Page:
Brian Lenhard is the NFTY-SAR Membership Vice President and Jordan Brown is the NFTY-STR Membership Vice President.
Both of us, from different regions, different Temple Youth Groups (TYG), had something significant in common. We were both 8th graders who had just joined their local TYG. After the B’nai Mitzvah years, we had hoped that we would stay involved in the Jewish community and would leave a substantial impact, one way or another. Yet, believe or not, we were shy and confused. Having never attended a TYG event, we didn’t know that many people to begin with. We observed, however, that the engagement from our individual TYG’s was outstanding, wheeling us in like we’ve been best friends for years. The members that came before us included us in conversations, invited us to lead, asked to hang out outside of TYG events, and included us in their own TYG community. The warm inclusiveness and the brightness it has brought to our lives is the prime reason why we ran for Membership Vice President in our respective regions.
We want to explain some different techniques that can help welcoming your new members easier and more meaningful to the participant. These techniques could be useful on a TYG or regional level. First, we have noticed that participants feel a lot more included when they are welcomed or greeted at the door. The “Walking in the Door” technique is very beneficial because it allows participants to feel welcomed and involved right when they get there. We both “welcome people at the door” at TYG and Regional events because it really does make a positive impact in the long run. Welcoming people immediately as they walk through the door instantaneously gives them a feeling of self-worth and excitement, as well as immediately knowing someone who they may not have known before. It may seem minor, but these differences in how you first welcome a member at an event can “make” or “break” your participant being active in your region or TYG.
So after you meet and say ‘hi” to the participant, what’s next? Now you have to get to know each other! Getting to know the participant is where you can make a huge impact by having conversation about hobbies, similar traits, differences, or things that you are both excited about. Yet, when getting to know the participant, you should be focusing on getting to know them not yourself. It’s very easy to start talking about yourself, and give your back story, but you have to remain interested in what they have to say, rather than trying to be interesting to them. You should consider asking the participants where they are from, who told them about NFTY, and engage in conversation that will connect you and the participant together. Avoid giving them your story, which participants are not always into hearing. It’s also very easy to say “hi” to members at the door, and then walk away to sit with your friends. Make sure, when you first meet the prospective member, stay with them after they walk in the door, and start to actually get to know them. You should also bring one or two of your other friends over to meet the prospective member so they can continue to branch out and meet new people. This is vital in welcoming new members who aren’t engaged as soon as they walk in the door.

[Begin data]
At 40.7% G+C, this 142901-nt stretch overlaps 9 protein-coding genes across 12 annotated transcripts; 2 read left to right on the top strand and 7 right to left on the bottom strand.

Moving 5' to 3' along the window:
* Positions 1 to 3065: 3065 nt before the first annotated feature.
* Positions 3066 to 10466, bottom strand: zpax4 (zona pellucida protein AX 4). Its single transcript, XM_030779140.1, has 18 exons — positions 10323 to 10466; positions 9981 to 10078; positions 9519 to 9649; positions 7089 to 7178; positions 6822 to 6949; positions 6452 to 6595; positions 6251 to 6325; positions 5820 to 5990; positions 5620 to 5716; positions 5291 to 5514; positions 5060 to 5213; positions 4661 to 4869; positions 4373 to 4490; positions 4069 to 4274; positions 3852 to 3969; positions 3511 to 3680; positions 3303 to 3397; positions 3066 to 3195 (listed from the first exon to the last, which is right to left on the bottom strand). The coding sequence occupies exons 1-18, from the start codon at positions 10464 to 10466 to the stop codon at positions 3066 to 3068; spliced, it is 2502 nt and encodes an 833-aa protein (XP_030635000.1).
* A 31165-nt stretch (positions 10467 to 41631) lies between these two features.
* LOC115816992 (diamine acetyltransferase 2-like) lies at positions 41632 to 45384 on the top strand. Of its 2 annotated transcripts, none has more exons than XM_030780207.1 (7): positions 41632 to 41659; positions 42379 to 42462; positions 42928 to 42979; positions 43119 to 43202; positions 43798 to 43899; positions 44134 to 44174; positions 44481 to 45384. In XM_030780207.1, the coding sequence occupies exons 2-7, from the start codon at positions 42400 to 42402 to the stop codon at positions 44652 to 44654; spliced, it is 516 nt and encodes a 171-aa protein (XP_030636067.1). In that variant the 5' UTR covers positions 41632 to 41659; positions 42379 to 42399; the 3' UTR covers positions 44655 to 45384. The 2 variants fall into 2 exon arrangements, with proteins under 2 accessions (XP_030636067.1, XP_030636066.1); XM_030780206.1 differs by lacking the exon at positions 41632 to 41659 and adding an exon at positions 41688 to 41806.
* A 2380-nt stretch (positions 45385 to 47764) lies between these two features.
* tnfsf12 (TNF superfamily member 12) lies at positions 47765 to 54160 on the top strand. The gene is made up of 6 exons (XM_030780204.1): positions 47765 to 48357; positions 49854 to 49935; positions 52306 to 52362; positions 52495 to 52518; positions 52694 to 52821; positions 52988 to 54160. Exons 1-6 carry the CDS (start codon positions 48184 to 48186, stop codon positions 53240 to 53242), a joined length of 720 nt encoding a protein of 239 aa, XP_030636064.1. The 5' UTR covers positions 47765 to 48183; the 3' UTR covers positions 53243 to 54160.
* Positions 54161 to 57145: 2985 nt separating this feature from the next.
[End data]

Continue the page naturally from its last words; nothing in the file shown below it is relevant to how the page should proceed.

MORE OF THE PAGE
So now you have met the participant, hopefully at least once or twice, and have engaged with him/her as much as you can. The event is over! What do you do now? You follow through! Think of this strategy like swinging a baseball bat: when you follow up, you’re only getting about halfway, and might, or might not, get an infield hit. If you follow all the way through, however, there’s a good chance you’ll get a home run. This concept applies to unengaged members. An example of following through is calling first time attendees to make sure they had a good time at an event. Good questions to ask are “Did you have a good time at the event”, “What was your favorite program”, and things of that nature. It’s not just one phone call that does the trick, however; personal, face-to-face meetings, continuous phone conversations, and making the unengaged members feel like they were vital to the events’ success, which they were, is what really secures a member.
All of this is not just about recruiting new members for your region, however. This can also affect you personally. You never know if this new member walking in the door could change your life or be your new best friend. This is one of the most rewarding feelings someone can have at a NFTY event.
It can be hard to step away from a group of friends and welcome a new member in, but it’s something that is inspiring to everyone. At some point or another, we all felt like we were “lost” at a NFTY event, but we also all had that one person invite us to sit with them at dinner, be their partner for a mixer, or anything in between. After the participants are brought in by that one person, they will continue the same tradition in the future, which is something that is vital to the growth and success of NFTY.